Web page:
Apple is reportedly shutting down its iconic application, iTunes, for good. After existing for more than two decades, Apple is expected to make the announcement on Monday June 3 at the software keynote at Apple’s annual Worldwide Developers Conference in San Jose, California. The tech giant is set to replace iTunes with singular apps for music, podcasts and television.
Currently, iPads and iPhones already have separate apps for music, podcasts and television, but Macbooks and Macs have the iTunes app. The move to remove the iTunes app will align all of Apple’s products together with the same applications. It will also allow for a closer relationship with Apple Music, the tech giant’s streaming service that currently rivals Spotify and Tidal. Users can expect the new Music app to offer some of the same functionalities that iTunes currently does — such as purchasing songs and syncing phones — but with a sleeker and better-functioning interface.
Scrapping iTunes is historic for Apple; it marks another huge shift for the company. They are becoming a multi-faceted entertainment service provider, rather than a company that is selling entertainment through one of its many apps. For example, the tech giant is releasing its own original television programming later this year, with Reese Witherspoon, Jennifer Aniston and Steve Carrell at the forefront.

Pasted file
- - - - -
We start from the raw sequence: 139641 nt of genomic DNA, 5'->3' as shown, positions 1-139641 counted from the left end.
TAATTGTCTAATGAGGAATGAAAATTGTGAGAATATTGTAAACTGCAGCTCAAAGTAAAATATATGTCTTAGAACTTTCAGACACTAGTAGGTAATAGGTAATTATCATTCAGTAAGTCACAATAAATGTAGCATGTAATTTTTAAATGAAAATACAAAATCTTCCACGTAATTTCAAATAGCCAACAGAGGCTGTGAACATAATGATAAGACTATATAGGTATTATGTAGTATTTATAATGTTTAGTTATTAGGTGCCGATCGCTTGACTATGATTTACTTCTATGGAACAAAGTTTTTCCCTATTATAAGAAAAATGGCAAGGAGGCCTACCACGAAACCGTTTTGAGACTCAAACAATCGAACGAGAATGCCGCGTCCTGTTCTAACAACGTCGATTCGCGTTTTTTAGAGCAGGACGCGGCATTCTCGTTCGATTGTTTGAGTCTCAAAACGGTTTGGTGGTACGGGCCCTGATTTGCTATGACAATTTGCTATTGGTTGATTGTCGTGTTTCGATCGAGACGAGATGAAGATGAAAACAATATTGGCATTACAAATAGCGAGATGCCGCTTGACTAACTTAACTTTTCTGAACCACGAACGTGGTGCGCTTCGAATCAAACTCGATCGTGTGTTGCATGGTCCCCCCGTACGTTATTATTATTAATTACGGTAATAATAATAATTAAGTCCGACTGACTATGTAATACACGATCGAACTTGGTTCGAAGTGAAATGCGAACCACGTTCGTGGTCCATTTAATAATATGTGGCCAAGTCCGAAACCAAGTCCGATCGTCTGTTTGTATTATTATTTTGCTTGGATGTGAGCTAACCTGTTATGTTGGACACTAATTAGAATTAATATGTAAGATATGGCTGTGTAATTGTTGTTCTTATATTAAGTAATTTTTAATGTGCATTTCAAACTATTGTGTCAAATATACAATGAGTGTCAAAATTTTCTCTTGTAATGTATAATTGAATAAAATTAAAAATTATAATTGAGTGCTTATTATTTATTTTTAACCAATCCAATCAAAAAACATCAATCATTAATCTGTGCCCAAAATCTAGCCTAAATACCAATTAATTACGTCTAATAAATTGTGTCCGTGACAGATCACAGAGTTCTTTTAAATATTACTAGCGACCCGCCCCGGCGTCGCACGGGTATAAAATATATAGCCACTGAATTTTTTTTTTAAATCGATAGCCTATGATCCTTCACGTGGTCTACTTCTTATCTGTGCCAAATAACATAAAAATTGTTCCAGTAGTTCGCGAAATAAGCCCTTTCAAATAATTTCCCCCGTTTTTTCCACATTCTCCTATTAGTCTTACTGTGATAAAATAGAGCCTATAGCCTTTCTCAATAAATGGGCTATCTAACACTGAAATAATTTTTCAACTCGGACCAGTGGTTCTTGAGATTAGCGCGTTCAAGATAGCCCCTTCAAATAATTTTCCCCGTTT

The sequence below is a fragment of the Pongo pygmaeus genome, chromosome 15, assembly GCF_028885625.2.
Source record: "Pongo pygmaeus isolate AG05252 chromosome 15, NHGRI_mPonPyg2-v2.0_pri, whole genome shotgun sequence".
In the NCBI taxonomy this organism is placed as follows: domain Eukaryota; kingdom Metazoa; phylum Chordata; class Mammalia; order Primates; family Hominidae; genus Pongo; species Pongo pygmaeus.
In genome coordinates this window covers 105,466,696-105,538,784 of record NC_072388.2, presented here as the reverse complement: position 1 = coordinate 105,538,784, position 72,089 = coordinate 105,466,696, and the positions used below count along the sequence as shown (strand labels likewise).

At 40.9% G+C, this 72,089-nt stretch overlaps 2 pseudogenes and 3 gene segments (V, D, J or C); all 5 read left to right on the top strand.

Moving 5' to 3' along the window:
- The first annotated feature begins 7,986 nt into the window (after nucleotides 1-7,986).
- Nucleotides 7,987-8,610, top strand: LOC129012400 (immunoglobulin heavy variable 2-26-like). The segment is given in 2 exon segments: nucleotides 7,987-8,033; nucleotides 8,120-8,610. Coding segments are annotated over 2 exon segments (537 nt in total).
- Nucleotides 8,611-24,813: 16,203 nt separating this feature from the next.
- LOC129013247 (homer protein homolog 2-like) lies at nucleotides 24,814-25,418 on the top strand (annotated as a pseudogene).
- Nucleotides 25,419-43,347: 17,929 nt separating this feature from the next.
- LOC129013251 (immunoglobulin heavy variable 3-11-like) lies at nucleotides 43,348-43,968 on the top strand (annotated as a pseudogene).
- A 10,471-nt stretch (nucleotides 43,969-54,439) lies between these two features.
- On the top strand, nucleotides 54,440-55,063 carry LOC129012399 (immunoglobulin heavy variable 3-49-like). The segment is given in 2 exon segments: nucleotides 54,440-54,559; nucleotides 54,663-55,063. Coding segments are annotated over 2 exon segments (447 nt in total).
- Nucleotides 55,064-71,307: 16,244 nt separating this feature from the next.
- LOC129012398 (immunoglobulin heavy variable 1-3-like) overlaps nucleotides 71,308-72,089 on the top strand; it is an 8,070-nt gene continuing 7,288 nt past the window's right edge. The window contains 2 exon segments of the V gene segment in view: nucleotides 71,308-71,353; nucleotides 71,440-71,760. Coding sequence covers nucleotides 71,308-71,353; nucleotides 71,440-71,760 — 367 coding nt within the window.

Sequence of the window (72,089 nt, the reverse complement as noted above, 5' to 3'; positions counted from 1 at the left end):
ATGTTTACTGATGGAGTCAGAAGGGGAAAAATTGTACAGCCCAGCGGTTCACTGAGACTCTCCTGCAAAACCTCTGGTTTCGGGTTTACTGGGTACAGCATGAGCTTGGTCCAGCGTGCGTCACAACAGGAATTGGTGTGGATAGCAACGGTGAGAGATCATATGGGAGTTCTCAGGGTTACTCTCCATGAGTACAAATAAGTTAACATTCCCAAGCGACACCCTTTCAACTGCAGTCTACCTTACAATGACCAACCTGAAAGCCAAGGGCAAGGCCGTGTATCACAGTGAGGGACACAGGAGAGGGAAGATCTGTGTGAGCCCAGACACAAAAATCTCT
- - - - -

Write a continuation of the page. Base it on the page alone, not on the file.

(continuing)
iTunes revolutionized the music industry, which is why many people might be upset that it’s being scrapped. Back in the early 2000s, illegal downloading on file-sharing software like Napster and Limewire was wreaking havoc for artists in the industry. They were not being compensated for their work. Steve Jobs, Apple’s CEO at the time, made it his mission to combat illegal file-sharing by creating the first-ever digital music store; thus, iTunes was born.
Warner Music’s vice president, Paul Vidich, spoke to Rolling Stone in 2013 on iTunes’ 10 year anniversary about how both Sony and Microsoft had toyed with the idea of creating a digital store like iTunes, but ultimately could not bring the idea to fruition. “[They] were technology companies that knew how to build disc players and hardware, but they weren’t companies that had demonstrated Apple’s sophistication with regard to software. It really took a company that was able to bridge those two things and come up with an attractive consumer product.”
Rest assured, Apple has confirmed that all music that was purchased through iTunes will be in its new music app. More information is expected to be revealed on Monday.
Great question! We’d be happy to shed some light on this. The music you’ve already purchased in iTunes should still available without an Apple Music membership. Are you having any issues with your music? Are you currently an Apple Music subscriber?
— Apple Support (@AppleSupport) May 31, 2019
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